Q.: The Rudman report recommended, however, that the NASD increase resources devoted to enforcement. How much more is required?

BELNICK: The committee said that whatever it takes is what the NASD ought to spend. Our view of NASD's finances convinced the committee that everything that ought to be done can be done without increasing membership assessments.

Q.: Was there anything in particular that underscored the NASD's resource crunch?

BELNICK: Customer complaints. The data we looked at showed that of the customer complaints that NASD received in 1994, roughly only 2% of them materialized into disciplinary actions.

We compared that with other self-regulatory organizations and what state regulators were telling us, and it persuaded the committee that the 2% number, even on its face, is very, very low.

Q.: What's behind that figure?

BELNICK: The committee believes that one of the reasons that number is so low is that the field examiners have been stretched thin.

They need more (field examiners). I don't think it requires a massive introduction; we're obviously not talking about hundreds.

Q.: Did you find the need for more resources in headquarters?

BELNICK: At the holding company level, there will be a new office of internal review, which will serve as an in-house inspector general. An organization the size of the NASD needs to have that kind of internal function for disciplining itself.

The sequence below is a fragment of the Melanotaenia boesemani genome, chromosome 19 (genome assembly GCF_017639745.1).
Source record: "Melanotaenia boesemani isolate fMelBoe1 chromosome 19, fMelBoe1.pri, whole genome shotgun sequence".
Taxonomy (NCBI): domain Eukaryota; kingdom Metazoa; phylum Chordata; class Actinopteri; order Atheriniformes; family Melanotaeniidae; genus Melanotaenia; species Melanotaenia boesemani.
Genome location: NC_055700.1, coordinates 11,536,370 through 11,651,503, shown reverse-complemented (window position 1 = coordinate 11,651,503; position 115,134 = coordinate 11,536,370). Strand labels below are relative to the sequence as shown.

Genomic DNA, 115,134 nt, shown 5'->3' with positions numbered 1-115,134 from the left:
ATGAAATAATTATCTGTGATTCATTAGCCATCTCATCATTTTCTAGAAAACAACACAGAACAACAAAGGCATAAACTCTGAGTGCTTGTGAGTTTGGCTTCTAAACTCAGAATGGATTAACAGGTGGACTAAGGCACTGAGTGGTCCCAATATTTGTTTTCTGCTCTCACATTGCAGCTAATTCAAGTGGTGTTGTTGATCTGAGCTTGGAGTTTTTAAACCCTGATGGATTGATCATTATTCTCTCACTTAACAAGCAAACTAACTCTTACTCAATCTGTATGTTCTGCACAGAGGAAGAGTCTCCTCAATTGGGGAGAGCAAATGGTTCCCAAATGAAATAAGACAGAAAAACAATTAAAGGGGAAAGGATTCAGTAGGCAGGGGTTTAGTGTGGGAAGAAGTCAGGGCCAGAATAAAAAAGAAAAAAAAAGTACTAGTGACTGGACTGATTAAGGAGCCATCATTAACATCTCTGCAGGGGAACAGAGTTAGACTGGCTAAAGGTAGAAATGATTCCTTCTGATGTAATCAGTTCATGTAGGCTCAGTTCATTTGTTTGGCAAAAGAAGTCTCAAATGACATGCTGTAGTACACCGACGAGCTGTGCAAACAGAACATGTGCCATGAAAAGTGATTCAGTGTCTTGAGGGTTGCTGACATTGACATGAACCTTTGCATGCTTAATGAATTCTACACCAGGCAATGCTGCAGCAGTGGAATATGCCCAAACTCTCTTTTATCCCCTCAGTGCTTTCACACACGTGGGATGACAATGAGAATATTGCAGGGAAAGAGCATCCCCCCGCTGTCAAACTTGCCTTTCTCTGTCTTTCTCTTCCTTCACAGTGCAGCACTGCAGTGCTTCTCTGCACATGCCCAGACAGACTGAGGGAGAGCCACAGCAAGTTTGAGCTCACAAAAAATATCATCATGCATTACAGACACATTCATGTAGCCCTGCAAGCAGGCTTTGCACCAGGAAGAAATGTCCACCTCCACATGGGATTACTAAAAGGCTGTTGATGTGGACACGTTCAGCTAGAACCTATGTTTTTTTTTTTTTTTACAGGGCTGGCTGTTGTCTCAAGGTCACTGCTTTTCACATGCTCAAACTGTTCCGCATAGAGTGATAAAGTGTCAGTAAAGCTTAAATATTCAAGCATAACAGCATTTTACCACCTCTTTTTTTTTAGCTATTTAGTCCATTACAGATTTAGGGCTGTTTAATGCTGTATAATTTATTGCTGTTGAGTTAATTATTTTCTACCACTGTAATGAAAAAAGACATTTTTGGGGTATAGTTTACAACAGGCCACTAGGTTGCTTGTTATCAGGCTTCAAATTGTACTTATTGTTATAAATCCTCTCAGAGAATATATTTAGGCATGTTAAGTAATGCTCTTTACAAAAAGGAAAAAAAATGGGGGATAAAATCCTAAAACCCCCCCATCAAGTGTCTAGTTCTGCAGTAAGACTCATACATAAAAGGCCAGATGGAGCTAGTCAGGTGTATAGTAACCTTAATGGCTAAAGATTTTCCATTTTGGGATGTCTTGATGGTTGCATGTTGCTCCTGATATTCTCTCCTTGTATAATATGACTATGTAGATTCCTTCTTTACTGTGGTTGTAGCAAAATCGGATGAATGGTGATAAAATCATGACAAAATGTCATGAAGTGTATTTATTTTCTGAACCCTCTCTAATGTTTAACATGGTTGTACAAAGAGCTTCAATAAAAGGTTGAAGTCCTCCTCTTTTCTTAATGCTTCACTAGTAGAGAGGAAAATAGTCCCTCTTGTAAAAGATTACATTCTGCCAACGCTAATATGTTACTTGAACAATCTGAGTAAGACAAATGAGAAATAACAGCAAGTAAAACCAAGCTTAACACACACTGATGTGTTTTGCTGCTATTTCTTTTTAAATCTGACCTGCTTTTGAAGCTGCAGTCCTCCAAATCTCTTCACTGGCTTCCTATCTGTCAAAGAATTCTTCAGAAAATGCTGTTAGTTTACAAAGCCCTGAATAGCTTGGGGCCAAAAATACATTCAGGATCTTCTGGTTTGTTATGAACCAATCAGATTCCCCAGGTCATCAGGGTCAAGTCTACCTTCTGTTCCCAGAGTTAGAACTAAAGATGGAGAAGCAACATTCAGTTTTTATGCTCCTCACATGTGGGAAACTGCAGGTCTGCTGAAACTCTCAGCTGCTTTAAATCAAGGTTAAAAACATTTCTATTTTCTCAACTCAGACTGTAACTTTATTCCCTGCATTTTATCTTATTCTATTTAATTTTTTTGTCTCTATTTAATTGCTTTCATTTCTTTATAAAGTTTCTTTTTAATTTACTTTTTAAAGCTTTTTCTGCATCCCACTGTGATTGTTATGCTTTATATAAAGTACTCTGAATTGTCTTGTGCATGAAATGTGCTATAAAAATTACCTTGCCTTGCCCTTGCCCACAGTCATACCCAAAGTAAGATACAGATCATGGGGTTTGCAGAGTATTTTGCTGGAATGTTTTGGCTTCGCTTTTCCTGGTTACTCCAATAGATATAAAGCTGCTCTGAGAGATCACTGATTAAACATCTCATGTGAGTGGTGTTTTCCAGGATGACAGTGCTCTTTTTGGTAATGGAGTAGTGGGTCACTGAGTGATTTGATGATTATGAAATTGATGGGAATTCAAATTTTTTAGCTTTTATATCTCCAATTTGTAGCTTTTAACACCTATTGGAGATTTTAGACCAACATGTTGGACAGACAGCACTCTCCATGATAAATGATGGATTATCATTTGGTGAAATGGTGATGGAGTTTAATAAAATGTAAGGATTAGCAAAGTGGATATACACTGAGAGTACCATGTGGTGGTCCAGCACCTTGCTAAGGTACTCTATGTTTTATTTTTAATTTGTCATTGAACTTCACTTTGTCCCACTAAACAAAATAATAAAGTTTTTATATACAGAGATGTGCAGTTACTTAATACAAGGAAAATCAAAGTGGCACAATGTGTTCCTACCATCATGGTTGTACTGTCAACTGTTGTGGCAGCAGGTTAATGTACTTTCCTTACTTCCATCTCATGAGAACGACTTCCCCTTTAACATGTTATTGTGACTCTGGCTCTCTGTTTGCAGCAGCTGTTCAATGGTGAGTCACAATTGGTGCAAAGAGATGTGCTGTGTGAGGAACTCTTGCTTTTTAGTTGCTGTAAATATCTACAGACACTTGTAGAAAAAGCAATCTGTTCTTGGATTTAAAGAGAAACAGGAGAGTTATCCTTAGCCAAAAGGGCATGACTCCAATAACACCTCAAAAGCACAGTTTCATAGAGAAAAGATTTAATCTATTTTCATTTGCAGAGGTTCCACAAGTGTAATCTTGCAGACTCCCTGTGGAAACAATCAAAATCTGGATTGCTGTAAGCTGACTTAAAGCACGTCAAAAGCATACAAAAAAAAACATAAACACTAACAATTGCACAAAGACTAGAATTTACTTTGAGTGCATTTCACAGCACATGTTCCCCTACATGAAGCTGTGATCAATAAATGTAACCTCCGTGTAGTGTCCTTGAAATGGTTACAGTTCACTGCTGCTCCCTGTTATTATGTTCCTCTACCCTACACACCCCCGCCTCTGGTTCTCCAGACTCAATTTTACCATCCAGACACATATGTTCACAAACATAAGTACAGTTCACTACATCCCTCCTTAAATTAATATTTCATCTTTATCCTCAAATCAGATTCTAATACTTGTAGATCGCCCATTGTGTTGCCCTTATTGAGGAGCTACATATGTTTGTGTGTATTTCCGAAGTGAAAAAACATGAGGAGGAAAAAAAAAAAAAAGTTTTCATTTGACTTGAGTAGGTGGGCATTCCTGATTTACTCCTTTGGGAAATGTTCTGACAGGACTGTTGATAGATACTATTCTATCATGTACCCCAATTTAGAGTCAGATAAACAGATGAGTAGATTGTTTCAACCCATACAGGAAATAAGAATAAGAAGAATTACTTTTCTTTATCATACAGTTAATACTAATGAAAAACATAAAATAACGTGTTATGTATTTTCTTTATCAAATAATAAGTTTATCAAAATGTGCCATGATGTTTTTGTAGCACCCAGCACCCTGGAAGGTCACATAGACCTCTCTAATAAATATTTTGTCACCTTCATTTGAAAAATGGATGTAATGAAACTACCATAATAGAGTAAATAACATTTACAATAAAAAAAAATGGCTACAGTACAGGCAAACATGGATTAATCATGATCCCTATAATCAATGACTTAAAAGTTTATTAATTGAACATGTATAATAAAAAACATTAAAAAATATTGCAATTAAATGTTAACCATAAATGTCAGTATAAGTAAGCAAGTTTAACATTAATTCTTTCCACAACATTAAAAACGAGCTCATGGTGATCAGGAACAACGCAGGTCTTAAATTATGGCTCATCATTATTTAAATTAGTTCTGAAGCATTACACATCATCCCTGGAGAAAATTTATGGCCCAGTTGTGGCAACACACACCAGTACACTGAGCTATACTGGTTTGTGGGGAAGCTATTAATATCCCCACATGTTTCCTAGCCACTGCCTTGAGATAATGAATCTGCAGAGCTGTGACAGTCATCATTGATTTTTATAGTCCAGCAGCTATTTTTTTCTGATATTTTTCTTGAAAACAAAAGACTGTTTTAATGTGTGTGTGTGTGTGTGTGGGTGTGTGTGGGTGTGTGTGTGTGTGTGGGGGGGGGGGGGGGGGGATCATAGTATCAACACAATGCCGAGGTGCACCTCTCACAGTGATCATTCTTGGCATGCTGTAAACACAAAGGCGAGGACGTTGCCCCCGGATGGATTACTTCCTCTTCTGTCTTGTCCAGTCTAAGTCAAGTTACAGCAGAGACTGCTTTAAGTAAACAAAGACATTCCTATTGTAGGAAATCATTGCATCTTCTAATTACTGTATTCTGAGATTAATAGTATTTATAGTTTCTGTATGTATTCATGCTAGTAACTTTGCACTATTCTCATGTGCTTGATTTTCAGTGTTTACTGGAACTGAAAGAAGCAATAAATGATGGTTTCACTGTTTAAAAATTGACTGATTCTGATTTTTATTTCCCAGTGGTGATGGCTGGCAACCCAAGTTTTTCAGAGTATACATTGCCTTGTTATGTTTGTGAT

That will cost money as well, but in the end it will save the NASD, we think, significant grief and misunderstanding.

Q.: Were there other enforcement areas that suffered because of a shortage of resources?

BELNICK: Another example was the review of the district offices themselves. That function has been moribund for at least the last two years. Since so much of what the NASD does takes place at the district level, nothing could be more important in terms of internal administration than for the district offices themselves to be regularly and efficiently audited by the national office.

Q.: How big a problem is that lack of routine oversight?

BELNICK: It could have become a very significant problem.